In Mexico a prominent journalist was shot dead together with his wife and son, the Committee to Protect Journalists reported yesterday.
Politics and crime columnist for the daily newspaper Notiver, Miguel Ãngel LÃ³pez Velasco, 55, and the two members of his family were shot by unidentified assailants who broke into their home in Veracruz early in the morning.
- August 13, 2019
- January 10, 2018
- August 18, 2009
Governor of Veracruz, Javier Duarte, said in a statement given to Notiver: “Today in a cowardly act, an act that harms all society – because it is not an attack against a medium of communication, it is not even an attack against a professional group, it is an attack against society as a whole, against Veracruz society – they killed our friend Miguel Ãngel LÃ³pez Velasco.”
LÃ³pez, the former deputy editor of Notiver, had a column called ‘Va de Nuez’under the pseudonym Milo Vela in which he recently wrote about drug trafficking in the region, according to the CPJ. The Associated Press wrote that his son, Misael LÃ³pez, 21, had been working as a photographer for the same newspaper at the time he was killed.
State investigators said this is a shocking assault that underscores the country’s ongoing crisis, writes the CPJ. The CPJ is now urging the Mexican government to take action to end the violence that is undermining the country’s democracy.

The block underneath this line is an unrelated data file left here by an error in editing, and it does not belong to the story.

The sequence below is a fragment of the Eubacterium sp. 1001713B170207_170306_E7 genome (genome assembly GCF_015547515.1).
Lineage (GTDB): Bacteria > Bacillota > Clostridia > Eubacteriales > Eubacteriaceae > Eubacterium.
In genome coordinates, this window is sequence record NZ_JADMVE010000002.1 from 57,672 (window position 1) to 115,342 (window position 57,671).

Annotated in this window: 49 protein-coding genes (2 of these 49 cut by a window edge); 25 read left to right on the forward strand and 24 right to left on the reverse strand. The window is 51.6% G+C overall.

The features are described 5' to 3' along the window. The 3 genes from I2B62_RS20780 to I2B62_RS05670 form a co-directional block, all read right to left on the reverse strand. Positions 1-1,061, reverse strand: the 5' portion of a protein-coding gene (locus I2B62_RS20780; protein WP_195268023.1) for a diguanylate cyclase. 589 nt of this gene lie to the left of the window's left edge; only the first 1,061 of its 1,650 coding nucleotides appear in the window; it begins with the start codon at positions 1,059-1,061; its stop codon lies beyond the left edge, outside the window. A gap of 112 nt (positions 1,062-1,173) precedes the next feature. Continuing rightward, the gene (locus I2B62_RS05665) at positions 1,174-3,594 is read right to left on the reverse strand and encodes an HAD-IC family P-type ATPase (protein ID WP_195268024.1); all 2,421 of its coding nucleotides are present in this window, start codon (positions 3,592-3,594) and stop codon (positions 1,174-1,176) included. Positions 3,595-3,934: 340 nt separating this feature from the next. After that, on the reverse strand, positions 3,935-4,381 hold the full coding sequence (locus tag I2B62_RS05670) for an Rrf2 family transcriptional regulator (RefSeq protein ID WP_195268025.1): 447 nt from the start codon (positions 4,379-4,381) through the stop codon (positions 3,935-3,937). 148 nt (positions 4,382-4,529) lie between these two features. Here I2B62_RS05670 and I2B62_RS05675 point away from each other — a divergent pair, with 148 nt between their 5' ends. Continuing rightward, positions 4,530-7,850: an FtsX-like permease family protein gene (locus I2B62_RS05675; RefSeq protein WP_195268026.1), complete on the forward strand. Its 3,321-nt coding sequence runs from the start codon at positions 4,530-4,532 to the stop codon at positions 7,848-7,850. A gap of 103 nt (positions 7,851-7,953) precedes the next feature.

In the past few weeks, two other Mexican journalists were found dead. Reporters Without Borders wrote in June that the body was found of Noel LÃ³pez OlguÃn, a local journalist from Veracruz who had been missing since March. Two weeks later they reported on the death of Pablo Ruelas Barraza, a reporter from Huatabampo, northwest Mexico, who was shot dead. RWB suspects the killings could be work related.
Since the beginning of last year, the CPJ reports that 13 Mexican journalists have been killed, including LÃ³pez, of which at least three killings were directly related to their work. This makes Mexico one of the most dangerous countries in the world for journalists because of its drug-related violence, according to CPJ research.